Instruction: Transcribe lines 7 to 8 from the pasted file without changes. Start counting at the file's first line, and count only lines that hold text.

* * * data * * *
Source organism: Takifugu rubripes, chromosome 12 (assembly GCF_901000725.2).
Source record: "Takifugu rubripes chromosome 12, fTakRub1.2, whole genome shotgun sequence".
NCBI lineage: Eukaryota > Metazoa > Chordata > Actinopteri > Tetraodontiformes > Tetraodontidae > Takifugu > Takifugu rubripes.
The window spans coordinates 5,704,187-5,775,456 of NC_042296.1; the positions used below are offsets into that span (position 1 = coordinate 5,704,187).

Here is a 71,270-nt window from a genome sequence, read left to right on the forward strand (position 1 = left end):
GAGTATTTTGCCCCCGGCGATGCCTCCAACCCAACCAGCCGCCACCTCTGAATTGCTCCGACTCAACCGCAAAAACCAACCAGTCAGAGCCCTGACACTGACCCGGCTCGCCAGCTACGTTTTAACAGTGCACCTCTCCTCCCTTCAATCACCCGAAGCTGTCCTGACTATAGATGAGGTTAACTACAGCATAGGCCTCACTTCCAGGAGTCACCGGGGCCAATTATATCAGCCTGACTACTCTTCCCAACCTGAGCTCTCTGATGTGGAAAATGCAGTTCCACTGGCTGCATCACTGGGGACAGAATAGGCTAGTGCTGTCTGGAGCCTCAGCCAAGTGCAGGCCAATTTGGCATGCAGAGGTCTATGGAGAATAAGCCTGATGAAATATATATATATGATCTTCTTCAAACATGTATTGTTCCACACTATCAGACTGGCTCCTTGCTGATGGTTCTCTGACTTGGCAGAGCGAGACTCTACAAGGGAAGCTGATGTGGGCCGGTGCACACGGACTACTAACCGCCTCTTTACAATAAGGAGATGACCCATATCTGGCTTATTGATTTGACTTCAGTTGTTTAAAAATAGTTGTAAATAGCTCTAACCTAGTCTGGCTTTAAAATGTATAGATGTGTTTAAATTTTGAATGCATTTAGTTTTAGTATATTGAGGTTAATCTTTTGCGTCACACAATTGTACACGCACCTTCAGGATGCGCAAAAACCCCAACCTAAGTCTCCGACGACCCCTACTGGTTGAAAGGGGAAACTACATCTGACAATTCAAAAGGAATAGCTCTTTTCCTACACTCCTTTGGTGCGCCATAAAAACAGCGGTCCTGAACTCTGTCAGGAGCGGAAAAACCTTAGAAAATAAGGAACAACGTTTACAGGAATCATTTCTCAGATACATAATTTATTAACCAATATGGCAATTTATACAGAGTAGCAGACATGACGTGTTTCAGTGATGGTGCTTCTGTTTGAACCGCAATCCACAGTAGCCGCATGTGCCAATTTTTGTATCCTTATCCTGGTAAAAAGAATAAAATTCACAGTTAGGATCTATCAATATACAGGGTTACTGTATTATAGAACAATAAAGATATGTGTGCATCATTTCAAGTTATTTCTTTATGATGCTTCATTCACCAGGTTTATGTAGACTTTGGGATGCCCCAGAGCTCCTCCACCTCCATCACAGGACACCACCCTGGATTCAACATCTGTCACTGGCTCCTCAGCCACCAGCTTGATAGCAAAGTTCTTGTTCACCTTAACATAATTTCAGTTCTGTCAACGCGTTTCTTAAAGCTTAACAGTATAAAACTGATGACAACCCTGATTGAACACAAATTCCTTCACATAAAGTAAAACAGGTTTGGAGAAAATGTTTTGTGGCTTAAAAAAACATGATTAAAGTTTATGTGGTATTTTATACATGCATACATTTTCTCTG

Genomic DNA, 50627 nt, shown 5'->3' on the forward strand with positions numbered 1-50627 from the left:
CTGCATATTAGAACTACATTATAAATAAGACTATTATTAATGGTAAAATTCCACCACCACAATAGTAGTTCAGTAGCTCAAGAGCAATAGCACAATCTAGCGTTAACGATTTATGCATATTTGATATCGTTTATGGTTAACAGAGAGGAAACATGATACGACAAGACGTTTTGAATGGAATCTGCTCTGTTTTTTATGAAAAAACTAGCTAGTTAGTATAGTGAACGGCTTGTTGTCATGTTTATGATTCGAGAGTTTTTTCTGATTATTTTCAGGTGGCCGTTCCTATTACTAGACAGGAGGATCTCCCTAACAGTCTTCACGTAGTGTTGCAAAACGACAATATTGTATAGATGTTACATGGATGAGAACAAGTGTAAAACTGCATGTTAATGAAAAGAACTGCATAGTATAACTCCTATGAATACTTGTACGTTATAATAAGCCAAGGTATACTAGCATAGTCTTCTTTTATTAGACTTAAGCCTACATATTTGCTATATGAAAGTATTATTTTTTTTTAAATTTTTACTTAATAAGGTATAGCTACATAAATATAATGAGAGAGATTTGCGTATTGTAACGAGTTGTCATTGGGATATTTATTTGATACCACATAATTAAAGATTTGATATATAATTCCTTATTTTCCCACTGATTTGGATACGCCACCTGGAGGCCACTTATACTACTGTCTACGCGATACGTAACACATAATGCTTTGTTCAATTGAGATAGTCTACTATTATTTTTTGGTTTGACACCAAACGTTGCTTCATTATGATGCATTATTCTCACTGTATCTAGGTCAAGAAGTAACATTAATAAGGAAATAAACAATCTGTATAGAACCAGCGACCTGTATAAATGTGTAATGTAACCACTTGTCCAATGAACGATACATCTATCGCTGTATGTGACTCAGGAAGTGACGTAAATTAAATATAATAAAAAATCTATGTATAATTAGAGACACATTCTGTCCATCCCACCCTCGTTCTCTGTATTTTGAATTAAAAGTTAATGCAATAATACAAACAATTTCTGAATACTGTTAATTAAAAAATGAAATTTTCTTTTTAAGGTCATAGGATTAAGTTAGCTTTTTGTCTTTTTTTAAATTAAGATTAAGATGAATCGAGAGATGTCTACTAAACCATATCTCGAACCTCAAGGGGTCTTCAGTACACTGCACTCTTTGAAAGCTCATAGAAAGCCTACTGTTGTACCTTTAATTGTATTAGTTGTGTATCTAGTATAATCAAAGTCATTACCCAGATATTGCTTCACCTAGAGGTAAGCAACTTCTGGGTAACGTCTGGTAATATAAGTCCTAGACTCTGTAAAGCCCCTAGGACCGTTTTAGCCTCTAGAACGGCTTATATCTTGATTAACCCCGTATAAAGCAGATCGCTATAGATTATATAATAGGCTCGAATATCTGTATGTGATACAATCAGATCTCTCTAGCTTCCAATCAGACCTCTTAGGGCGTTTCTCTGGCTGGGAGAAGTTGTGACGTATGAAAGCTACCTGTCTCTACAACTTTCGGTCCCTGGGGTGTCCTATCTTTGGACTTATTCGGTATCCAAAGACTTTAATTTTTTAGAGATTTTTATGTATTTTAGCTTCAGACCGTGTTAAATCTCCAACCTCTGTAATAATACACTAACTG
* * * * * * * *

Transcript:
Genomic DNA, 50627 nt, shown 5'->3' on the forward strand with positions numbered 1-50627 from the left:
CTGCATATTAGAACTACATTATAAATAAGACTATTATTAATGGTAAAATTCCACCACCACAATAGTAGTTCAGTAGCTCAAGAGCAATAGCACAATCTAGCGTTAACGATTTATGCATATTTGATATCGTTTATGGTTAACAGAGAGGAAACATGATACGACAAGACGTTTTGAATGGAATCTGCTCTGTTTTTTATGAAAAAACTAGCTAGTTAGTATAGTGAACGGCTTGTTGTCATGTTTATGATTCGAGAGTTTTTTCTGATTATTTTCAGGTGGCCGTTCCTATTACTAGACAGGAGGATCTCCCTAACAGTCTTCACGTAGTGTTGCAAAACGACAATATTGTATAGATGTTACATGGATGAGAACAAGTGTAAAACTGCATGTTAATGAAAAGAACTGCATAGTATAACTCCTATGAATACTTGTACGTTATAATAAGCCAAGGTATACTAGCATAGTCTTCTTTTATTAGACTTAAGCCTACATATTTGCTATATGAAAGTATTATTTTTTTTTAAATTTTTACTTAATAAGGTATAGCTACATAAATATAATGAGAGAGATTTGCGTATTGTAACGAGTTGTCATTGGGATATTTATTTGATACCACATAATTAAAGATTTGATATATAATTCCTTATTTTCCCACTGATTTGGATACGCCACCTGGAGGCCACTTATACTACTGTCTACGCGATACGTAACACATAATGCTTTGTTCAATTGAGATAGTCTACTATTATTTTTTGGTTTGACACCAAACGTTGCTTCATTATGATGCATTATTCTCACTGTATCTAGGTCAAGAAGTAACATTAATAAGGAAATAAACAATCTGTATAGAACCAGCGACCTGTATAAATGTGTAATGTAACCACTTGTCCAATGAACGATACATCTATCGCTGTATGTGACTCAGGAAGTGACGTAAATTAAATATAATAAAAAATCTATGTATAATTAGAGACACATTCTGTCCATCCCACCCTCGTTCTCTGTATTTTGAATTAAAAGTTAATGCAATAATACAAACAATTTCTGAATACTGTTAATTAAAAAATGAAATTTTCTTTTTAAGGTCATAGGATTAAGTTAGCTTTTTGTCTTTTTTTAAATTAAGATTAAGATGAATCGAGAGATGTCTACTAAACCATATCTCGAACCTCAAGGGGTCTTCAGTACACTGCACTCTTTGAAAGCTCATAGAAAGCCTACTGTTGTACCTTTAATTGTATTAGTTGTGTATCTAGTATAATCAAAGTCATTACCCAGATATTGCTTCACCTAGAGGTAAGCAACTTCTGGGTAACGTCTGGTAATATAAGTCCTAGACTCTGTAAAGCCCCTAGGACCGTTTTAGCCTCTAGAACGGCTTATATCTTGATTAACCCCGTATAAAGCAGATCGCTATAGATTATATAATAGGCTCGAATATCTGTATGTGATACAATCAGATCTCTCTAGCTTCCAATCAGACCTCTTAGGGCGTTTCTCTGGCTGGGAGAAGTTGTGACGTATGAAAGCTACCTGTCTCTACAACTTTCGGTCCCTGGGGTGTCCTATCTTTGGACTTATTCGGTATCCAAAGACTTTAATTTTTTAGAGATTTTTATGTATTTTAGCTTCAGACCGTGTTAAATCTCCAACCTCTGTAATAATACACTAACTG